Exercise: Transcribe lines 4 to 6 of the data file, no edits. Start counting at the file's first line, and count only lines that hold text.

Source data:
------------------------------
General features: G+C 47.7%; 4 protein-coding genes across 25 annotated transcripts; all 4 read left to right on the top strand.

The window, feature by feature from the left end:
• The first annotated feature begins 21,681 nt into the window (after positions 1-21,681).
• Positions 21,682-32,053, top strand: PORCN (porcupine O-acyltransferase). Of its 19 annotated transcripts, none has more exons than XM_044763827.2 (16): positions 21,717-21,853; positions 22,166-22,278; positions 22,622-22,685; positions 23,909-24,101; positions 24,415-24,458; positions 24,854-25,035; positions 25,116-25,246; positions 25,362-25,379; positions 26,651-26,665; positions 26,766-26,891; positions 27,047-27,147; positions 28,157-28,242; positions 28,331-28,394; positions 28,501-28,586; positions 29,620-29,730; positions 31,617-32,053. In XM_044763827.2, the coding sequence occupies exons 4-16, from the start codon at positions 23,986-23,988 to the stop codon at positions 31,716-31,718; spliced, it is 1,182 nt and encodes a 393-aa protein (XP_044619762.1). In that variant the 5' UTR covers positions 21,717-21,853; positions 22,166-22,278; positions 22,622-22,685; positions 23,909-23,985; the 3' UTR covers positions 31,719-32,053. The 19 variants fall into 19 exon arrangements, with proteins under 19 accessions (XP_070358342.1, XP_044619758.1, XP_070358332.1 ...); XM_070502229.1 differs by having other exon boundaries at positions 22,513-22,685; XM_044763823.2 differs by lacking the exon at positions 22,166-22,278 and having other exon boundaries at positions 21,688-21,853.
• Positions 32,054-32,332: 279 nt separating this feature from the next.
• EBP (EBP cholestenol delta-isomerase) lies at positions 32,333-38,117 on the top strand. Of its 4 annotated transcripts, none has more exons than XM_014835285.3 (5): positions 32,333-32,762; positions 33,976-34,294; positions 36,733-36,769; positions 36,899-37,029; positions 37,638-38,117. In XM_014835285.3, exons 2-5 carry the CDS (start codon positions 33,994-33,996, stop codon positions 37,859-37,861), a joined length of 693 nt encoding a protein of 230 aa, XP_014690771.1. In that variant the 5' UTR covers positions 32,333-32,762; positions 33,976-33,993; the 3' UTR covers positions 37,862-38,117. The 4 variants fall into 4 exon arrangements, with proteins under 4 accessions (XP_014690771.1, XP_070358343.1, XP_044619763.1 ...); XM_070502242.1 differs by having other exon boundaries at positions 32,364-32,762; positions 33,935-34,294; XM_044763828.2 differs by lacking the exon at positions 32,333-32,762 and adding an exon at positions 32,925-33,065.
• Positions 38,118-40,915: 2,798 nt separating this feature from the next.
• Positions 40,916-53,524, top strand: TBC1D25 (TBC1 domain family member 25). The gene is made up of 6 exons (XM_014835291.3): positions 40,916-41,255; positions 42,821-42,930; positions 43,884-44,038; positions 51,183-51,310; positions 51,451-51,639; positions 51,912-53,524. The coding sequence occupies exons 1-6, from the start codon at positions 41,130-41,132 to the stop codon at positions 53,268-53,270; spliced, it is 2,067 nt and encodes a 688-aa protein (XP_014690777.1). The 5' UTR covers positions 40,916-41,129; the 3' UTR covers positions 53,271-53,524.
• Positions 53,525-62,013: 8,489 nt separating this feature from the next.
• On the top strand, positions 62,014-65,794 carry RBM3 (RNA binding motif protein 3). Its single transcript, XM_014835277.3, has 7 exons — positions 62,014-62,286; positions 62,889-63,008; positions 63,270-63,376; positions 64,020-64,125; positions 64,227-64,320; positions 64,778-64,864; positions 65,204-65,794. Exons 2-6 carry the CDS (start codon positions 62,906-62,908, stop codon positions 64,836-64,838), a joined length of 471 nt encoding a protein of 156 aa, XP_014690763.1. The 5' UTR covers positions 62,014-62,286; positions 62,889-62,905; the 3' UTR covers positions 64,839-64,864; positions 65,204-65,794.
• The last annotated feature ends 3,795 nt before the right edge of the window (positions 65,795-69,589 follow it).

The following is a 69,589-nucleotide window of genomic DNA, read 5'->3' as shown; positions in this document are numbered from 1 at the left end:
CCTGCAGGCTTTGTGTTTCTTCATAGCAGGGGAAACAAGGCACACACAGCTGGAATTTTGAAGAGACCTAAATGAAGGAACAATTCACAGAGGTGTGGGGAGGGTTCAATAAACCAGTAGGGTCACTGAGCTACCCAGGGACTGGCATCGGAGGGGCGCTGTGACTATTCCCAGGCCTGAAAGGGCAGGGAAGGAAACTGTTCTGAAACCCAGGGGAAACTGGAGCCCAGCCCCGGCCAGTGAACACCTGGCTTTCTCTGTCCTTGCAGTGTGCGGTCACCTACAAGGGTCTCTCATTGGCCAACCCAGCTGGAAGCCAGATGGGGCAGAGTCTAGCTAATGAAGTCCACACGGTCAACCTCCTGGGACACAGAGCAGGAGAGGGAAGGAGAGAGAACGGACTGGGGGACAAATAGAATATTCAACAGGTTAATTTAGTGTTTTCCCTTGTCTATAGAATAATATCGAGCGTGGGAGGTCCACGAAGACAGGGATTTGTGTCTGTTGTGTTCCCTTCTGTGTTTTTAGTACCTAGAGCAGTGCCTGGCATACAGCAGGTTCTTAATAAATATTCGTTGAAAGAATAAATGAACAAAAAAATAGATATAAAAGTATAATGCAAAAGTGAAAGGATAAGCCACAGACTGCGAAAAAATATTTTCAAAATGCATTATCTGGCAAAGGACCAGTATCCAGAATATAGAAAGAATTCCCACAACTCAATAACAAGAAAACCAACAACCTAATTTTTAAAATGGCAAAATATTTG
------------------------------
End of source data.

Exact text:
• Positions 21,682-32,053, top strand: PORCN (porcupine O-acyltransferase). Of its 19 annotated transcripts, none has more exons than XM_044763827.2 (16): positions 21,717-21,853; positions 22,166-22,278; positions 22,622-22,685; positions 23,909-24,101; positions 24,415-24,458; positions 24,854-25,035; positions 25,116-25,246; positions 25,362-25,379; positions 26,651-26,665; positions 26,766-26,891; positions 27,047-27,147; positions 28,157-28,242; positions 28,331-28,394; positions 28,501-28,586; positions 29,620-29,730; positions 31,617-32,053. In XM_044763827.2, the coding sequence occupies exons 4-16, from the start codon at positions 23,986-23,988 to the stop codon at positions 31,716-31,718; spliced, it is 1,182 nt and encodes a 393-aa protein (XP_044619762.1). In that variant the 5' UTR covers positions 21,717-21,853; positions 22,166-22,278; positions 22,622-22,685; positions 23,909-23,985; the 3' UTR covers positions 31,719-32,053. The 19 variants fall into 19 exon arrangements, with proteins under 19 accessions (XP_070358342.1, XP_044619758.1, XP_070358332.1 ...); XM_070502229.1 differs by having other exon boundaries at positions 22,513-22,685; XM_044763823.2 differs by lacking the exon at positions 22,166-22,278 and having other exon boundaries at positions 21,688-21,853.
• Positions 32,054-32,332: 279 nt separating this feature from the next.
• EBP (EBP cholestenol delta-isomerase) lies at positions 32,333-38,117 on the top strand. Of its 4 annotated transcripts, none has more exons than XM_014835285.3 (5): positions 32,333-32,762; positions 33,976-34,294; positions 36,733-36,769; positions 36,899-37,029; positions 37,638-38,117. In XM_014835285.3, exons 2-5 carry the CDS (start codon positions 33,994-33,996, stop codon positions 37,859-37,861), a joined length of 693 nt encoding a protein of 230 aa, XP_014690771.1. In that variant the 5' UTR covers positions 32,333-32,762; positions 33,976-33,993; the 3' UTR covers positions 37,862-38,117. The 4 variants fall into 4 exon arrangements, with proteins under 4 accessions (XP_014690771.1, XP_070358343.1, XP_044619763.1 ...); XM_070502242.1 differs by having other exon boundaries at positions 32,364-32,762; positions 33,935-34,294; XM_044763828.2 differs by lacking the exon at positions 32,333-32,762 and adding an exon at positions 32,925-33,065.